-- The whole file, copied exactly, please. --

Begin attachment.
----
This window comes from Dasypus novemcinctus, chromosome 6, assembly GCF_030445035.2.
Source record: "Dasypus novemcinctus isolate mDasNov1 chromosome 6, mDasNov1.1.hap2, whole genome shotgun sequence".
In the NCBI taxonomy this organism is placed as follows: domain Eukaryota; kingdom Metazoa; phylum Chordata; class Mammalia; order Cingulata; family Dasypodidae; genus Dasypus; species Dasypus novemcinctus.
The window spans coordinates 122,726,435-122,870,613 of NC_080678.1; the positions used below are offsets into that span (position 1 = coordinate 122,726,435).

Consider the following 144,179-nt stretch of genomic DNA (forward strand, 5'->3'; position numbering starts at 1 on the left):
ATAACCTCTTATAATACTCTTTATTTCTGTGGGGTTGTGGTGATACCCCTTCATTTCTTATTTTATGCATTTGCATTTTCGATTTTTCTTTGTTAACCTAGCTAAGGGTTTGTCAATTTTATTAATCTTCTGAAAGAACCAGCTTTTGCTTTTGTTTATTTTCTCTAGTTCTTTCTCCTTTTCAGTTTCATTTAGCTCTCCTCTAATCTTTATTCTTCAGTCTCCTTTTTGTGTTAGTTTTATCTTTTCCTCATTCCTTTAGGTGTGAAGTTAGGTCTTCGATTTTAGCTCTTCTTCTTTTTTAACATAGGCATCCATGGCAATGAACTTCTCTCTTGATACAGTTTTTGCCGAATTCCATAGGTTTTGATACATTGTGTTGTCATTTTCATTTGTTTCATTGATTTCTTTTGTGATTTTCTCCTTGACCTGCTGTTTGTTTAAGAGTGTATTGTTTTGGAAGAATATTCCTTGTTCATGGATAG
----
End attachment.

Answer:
This window comes from Dasypus novemcinctus, chromosome 6, assembly GCF_030445035.2.
Source record: "Dasypus novemcinctus isolate mDasNov1 chromosome 6, mDasNov1.1.hap2, whole genome shotgun sequence".
In the NCBI taxonomy this organism is placed as follows: domain Eukaryota; kingdom Metazoa; phylum Chordata; class Mammalia; order Cingulata; family Dasypodidae; genus Dasypus; species Dasypus novemcinctus.
The window spans coordinates 122,726,435-122,870,613 of NC_080678.1; the positions used below are offsets into that span (position 1 = coordinate 122,726,435).

Consider the following 144,179-nt stretch of genomic DNA (forward strand, 5'->3'; position numbering starts at 1 on the left):
ATAACCTCTTATAATACTCTTTATTTCTGTGGGGTTGTGGTGATACCCCTTCATTTCTTATTTTATGCATTTGCATTTTCGATTTTTCTTTGTTAACCTAGCTAAGGGTTTGTCAATTTTATTAATCTTCTGAAAGAACCAGCTTTTGCTTTTGTTTATTTTCTCTAGTTCTTTCTCCTTTTCAGTTTCATTTAGCTCTCCTCTAATCTTTATTCTTCAGTCTCCTTTTTGTGTTAGTTTTATCTTTTCCTCATTCCTTTAGGTGTGAAGTTAGGTCTTCGATTTTAGCTCTTCTTCTTTTTTAACATAGGCATCCATGGCAATGAACTTCTCTCTTGATACAGTTTTTGCCGAATTCCATAGGTTTTGATACATTGTGTTGTCATTTTCATTTGTTTCATTGATTTCTTTTGTGATTTTCTCCTTGACCTGCTGTTTGTTTAAGAGTGTATTGTTTTGGAAGAATATTCCTTGTTCATGGATAG